Setting Sail on a Weeklong Cruise on the Norwegian Gem

Norwegian Gem at sea

SATURDAY (February 28, 2009) — God Bless America!

We’re sailing by the State of Liberty and someone is belting out God Bless America over the sound system as kids and adults, bundled against the last day of February cold crane their necks to get a good view — and a picture.

Welcome aboard the Norwegian Gem, the ship that sails from New York to Florida every Saturday. It may be chilly, but cruisers are sipping Sail Away special cocktails and lining up for barbeque on deck as music plays. The kids are eyeing the hot tubs longingly (maybe in a day or two when we reach Florida!). In the Spinnaker Lounge, with its big comfy couches and chairs and picture windows, meanwhile, preschoolers have taken over the dance floor while the band plays Big Band Tunes. Some parents dance along with them; others snap photos and sip their drinks.

Could heading out on a cruise be any easier?

I’ve driven from my suburban New York home to Pier 88 in NYC to board the Norwegian Gem (www.NCL.COM). No airport! No worries about lost luggage or missing the ship!

“It’s so much easier with the kids not to fly,” said Danika Dazo, whose five year-old is about to embark on his fourth cruise and her 15 month-old his first. “Two strollers, all that luggage!”

It’s cheaper too, said Pauline Bagnoli — part of group of 40 friends and family — including a gaggle of kids from toddler to age 14 — who drove down from Montreal and spent last night at a New Jersey hotel.

And as soon as you are ushered on board, smiling and energetic staff greeting you, you’re on vacation, adds Susan Cunningham, cruising with her husband and 10 and 17 year-old daughters. The New Hampshire mother adds this may be their last family vacation in a while because 17 year-old Kayleigh is likely to join the military soon.

The real benefit for a cruise — besides the value for their vacation buck — the girls can safely have the run of the ship, says their dad Gordon, a police officer. “It’s always good on a cruise because you go to different places,” says 10 year old Kendra.

And of course there is the food. Before the ship sails, families are digging in to a bountiful buffet. Everything from deli sandwiches and soup to roast chicken to vegetable curry, stir fry noodles and fried rice, pasta, pizza, Caesar salad and ice cream sundaes (rocky road or butter pecan!).

There are places to eat everywhere on this ship — including seven specialty restaurants that require a small surcharge but offer food and service worth it, repeat cruisers say. Take your pick of steak or sushi Italian, French or Latin. And then there are all the bountiful buffets including the “Kids Café” with mac and cheese, burgers, pasta, chocolate chip cookies and apple juice. Kids were watching cartoons as they ate. “This is so much easier with the kids that we can eat whenever we want,” added Danika Dazo.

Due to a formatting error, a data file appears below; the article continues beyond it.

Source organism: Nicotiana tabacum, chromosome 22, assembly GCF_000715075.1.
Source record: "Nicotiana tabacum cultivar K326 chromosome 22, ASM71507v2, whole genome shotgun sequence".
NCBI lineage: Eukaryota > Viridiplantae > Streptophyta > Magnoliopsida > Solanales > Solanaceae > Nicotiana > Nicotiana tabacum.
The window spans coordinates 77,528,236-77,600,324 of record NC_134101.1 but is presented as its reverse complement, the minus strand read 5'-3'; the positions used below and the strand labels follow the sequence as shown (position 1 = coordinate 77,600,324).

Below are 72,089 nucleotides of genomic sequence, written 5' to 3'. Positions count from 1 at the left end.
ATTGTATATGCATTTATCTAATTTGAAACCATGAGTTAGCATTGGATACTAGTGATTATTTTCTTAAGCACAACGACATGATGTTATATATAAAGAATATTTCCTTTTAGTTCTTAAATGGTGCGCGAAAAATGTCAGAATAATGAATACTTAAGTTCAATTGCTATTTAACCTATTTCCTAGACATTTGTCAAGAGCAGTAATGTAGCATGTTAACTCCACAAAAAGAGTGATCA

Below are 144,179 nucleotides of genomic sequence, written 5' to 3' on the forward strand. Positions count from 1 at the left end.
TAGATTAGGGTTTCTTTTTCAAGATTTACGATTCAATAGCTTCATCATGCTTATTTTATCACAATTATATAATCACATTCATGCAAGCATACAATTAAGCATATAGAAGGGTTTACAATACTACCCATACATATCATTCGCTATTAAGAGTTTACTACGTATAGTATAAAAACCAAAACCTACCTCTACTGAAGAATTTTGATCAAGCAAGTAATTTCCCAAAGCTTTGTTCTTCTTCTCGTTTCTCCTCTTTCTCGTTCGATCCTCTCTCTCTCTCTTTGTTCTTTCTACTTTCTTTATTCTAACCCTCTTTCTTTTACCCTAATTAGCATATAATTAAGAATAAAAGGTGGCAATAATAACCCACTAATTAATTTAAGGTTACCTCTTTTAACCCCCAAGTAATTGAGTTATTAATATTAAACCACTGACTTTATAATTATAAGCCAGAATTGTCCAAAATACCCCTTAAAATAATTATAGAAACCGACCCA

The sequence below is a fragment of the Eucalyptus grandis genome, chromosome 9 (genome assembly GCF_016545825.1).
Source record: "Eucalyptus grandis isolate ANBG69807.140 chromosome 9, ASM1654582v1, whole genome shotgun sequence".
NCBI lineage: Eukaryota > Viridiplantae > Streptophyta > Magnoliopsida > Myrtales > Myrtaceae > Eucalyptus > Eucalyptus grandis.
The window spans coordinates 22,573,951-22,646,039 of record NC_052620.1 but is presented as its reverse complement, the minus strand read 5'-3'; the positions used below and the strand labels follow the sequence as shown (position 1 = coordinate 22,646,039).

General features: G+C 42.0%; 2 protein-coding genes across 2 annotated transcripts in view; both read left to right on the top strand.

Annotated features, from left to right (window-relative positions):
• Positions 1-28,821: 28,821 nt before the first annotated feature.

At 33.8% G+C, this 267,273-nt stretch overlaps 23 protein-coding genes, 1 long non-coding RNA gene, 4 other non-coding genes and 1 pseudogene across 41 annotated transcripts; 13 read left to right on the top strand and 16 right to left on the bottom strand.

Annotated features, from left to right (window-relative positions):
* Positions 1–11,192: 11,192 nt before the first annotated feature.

I wonder how my diet will fare — I’m on Weight Watchers — but I’m gratified to see the low-fat salad dressings and I do fine with a salad and some roast chicken for lunch, bypassing the yummy ice cream and deserts. The question is will my will power hold out for the next week?

I hope going to the fitness center every day will help. There are plenty of machines, yoga and pilates classes and even the option to work with a personal trainer at less than it would cost at home.

Kids are already playing on the large climb-through playscape in the kids’ club while next door, tweens and young teens are trying out WiFi games, foos ball and lounging on the big couches. Once the ship sails, they can opt for “mocktails” here away from annoying parents (Purple pussy cat or Bluezzberry maybe?)

“Everybody gets a break on the ship,” said Kristen Kalafala, who is cruising NCL for the second time with her husband, three year old and this time, with her 7 month old. She’s got her parents along to help and figures she’ll get some “Me “ time at the spa. “Definitely it’s a good vacation value,” she said, echoing what other parents think.

After all, her family didn’t have to fly, pay for food the kids won’t eat, activities for their older daughter or themselves, meals for themselves or entertainment. “Cheaper than Disney,” she declared. And a lot easier with a baby.

“It’s fun for everyone,” said Grace Bucciacchio, here for Spring Break with her kids from Montreal.

And there’s no guilt about spending the money either. “The economy is one reason we felt like we needed a break,” said Gordon Cunningham, the police officer from New Hampshire.

Besides, added Beverl y Neil, who’d gathered her three children, spouses and grandchildren for this trip, “they’ll only be this age once! “

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